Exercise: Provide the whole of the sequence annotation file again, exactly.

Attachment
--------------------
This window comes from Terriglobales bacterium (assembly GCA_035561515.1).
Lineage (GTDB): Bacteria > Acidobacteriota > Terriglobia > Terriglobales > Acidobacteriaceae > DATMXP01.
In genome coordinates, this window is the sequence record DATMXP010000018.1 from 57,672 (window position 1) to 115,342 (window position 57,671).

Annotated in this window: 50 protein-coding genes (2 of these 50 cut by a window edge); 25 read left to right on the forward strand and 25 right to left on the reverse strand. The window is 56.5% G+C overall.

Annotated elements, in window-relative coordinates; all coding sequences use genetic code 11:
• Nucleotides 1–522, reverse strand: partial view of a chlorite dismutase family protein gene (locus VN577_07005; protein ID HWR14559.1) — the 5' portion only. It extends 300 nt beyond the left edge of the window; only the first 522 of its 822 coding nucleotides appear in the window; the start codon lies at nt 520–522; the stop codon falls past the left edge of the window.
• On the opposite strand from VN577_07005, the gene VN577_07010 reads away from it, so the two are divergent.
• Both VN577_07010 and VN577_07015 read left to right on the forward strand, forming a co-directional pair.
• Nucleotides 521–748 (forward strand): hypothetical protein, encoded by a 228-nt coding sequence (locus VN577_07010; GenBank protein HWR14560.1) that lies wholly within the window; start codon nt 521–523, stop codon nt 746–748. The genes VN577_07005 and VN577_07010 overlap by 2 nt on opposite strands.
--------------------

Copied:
This window comes from Terriglobales bacterium (assembly GCA_035561515.1).
Lineage (GTDB): Bacteria > Acidobacteriota > Terriglobia > Terriglobales > Acidobacteriaceae > DATMXP01.
In genome coordinates, this window is the sequence record DATMXP010000018.1 from 57,672 (window position 1) to 115,342 (window position 57,671).

Annotated in this window: 50 protein-coding genes (2 of these 50 cut by a window edge); 25 read left to right on the forward strand and 25 right to left on the reverse strand. The window is 56.5% G+C overall.

Annotated elements, in window-relative coordinates; all coding sequences use genetic code 11:
• Nucleotides 1–522, reverse strand: partial view of a chlorite dismutase family protein gene (locus VN577_07005; protein ID HWR14559.1) — the 5' portion only. It extends 300 nt beyond the left edge of the window; only the first 522 of its 822 coding nucleotides appear in the window; the start codon lies at nt 520–522; the stop codon falls past the left edge of the window.
• On the opposite strand from VN577_07005, the gene VN577_07010 reads away from it, so the two are divergent.
• Both VN577_07010 and VN577_07015 read left to right on the forward strand, forming a co-directional pair.
• Nucleotides 521–748 (forward strand): hypothetical protein, encoded by a 228-nt coding sequence (locus VN577_07010; GenBank protein HWR14560.1) that lies wholly within the window; start codon nt 521–523, stop codon nt 746–748. The genes VN577_07005 and VN577_07010 overlap by 2 nt on opposite strands.